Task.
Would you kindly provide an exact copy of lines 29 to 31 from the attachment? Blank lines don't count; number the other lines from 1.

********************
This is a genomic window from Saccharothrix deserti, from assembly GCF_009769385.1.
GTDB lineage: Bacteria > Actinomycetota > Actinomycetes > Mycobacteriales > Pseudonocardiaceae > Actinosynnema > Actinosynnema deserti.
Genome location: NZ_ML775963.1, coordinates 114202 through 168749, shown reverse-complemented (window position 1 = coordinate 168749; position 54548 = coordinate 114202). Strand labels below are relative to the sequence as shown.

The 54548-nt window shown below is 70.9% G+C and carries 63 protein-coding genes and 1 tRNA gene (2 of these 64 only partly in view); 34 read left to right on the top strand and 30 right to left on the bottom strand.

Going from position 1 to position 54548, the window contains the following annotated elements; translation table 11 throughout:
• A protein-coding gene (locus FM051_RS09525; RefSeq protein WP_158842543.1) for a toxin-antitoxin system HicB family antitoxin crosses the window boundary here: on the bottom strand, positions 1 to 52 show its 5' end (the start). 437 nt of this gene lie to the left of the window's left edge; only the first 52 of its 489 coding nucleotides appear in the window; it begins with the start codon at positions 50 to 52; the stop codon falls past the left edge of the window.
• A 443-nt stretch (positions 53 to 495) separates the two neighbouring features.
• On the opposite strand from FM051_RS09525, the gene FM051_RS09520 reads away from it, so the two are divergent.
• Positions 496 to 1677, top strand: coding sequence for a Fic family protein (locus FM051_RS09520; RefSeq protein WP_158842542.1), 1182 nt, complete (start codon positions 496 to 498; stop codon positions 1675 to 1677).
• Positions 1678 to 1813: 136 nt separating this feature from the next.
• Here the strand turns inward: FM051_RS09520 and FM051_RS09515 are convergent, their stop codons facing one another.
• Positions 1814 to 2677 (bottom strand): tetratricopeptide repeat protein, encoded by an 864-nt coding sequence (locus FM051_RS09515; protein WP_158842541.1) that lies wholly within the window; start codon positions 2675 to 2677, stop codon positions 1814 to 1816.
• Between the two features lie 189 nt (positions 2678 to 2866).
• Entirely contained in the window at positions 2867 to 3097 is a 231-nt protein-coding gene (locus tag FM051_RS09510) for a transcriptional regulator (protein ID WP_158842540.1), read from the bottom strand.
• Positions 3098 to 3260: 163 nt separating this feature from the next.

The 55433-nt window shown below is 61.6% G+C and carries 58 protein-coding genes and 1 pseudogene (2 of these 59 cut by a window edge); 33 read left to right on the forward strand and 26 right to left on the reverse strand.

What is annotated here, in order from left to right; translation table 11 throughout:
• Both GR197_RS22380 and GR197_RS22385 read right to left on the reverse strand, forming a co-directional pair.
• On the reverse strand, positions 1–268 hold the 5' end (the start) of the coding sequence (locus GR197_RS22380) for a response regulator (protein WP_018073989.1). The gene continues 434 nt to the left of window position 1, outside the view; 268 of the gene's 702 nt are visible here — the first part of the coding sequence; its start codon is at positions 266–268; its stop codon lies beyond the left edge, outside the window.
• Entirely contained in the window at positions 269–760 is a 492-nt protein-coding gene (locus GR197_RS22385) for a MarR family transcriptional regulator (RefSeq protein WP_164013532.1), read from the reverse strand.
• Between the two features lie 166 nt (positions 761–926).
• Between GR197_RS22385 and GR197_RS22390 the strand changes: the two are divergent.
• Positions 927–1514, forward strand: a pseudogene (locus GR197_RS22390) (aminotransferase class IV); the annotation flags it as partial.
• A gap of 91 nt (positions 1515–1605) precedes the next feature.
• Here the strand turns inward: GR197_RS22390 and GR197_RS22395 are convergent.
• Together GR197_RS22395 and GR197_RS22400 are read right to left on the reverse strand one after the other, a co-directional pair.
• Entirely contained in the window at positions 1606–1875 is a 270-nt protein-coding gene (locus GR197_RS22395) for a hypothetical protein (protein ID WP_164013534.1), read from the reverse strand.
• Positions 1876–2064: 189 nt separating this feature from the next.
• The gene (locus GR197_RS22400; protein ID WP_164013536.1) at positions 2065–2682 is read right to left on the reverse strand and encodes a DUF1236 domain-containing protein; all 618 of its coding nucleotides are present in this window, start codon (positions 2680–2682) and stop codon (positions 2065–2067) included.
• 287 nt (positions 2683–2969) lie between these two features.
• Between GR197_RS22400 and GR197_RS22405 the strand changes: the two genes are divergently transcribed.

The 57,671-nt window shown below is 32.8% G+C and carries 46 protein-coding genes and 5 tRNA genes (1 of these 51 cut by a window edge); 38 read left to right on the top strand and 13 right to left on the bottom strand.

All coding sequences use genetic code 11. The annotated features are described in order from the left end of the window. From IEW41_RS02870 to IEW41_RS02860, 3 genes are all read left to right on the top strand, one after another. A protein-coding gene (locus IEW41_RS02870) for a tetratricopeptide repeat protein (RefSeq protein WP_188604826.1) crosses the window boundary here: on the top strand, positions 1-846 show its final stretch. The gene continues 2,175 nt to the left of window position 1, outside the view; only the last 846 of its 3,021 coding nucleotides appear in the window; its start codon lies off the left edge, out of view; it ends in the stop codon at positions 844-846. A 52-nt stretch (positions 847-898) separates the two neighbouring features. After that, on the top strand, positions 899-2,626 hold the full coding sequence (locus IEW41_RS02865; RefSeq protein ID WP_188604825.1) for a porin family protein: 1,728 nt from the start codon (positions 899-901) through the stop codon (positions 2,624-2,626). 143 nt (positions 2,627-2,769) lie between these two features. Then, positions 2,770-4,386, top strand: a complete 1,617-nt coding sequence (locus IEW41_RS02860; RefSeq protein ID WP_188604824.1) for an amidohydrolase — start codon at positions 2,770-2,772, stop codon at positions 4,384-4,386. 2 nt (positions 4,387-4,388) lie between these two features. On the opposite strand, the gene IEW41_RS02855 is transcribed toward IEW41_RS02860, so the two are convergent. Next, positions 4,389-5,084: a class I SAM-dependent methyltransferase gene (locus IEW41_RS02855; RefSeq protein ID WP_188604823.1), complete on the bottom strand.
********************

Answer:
• The gene (locus GR197_RS22400; protein ID WP_164013536.1) at positions 2065–2682 is read right to left on the reverse strand and encodes a DUF1236 domain-containing protein; all 618 of its coding nucleotides are present in this window, start codon (positions 2680–2682) and stop codon (positions 2065–2067) included.
• 287 nt (positions 2683–2969) lie between these two features.
• Between GR197_RS22400 and GR197_RS22405 the strand changes: the two genes are divergently transcribed.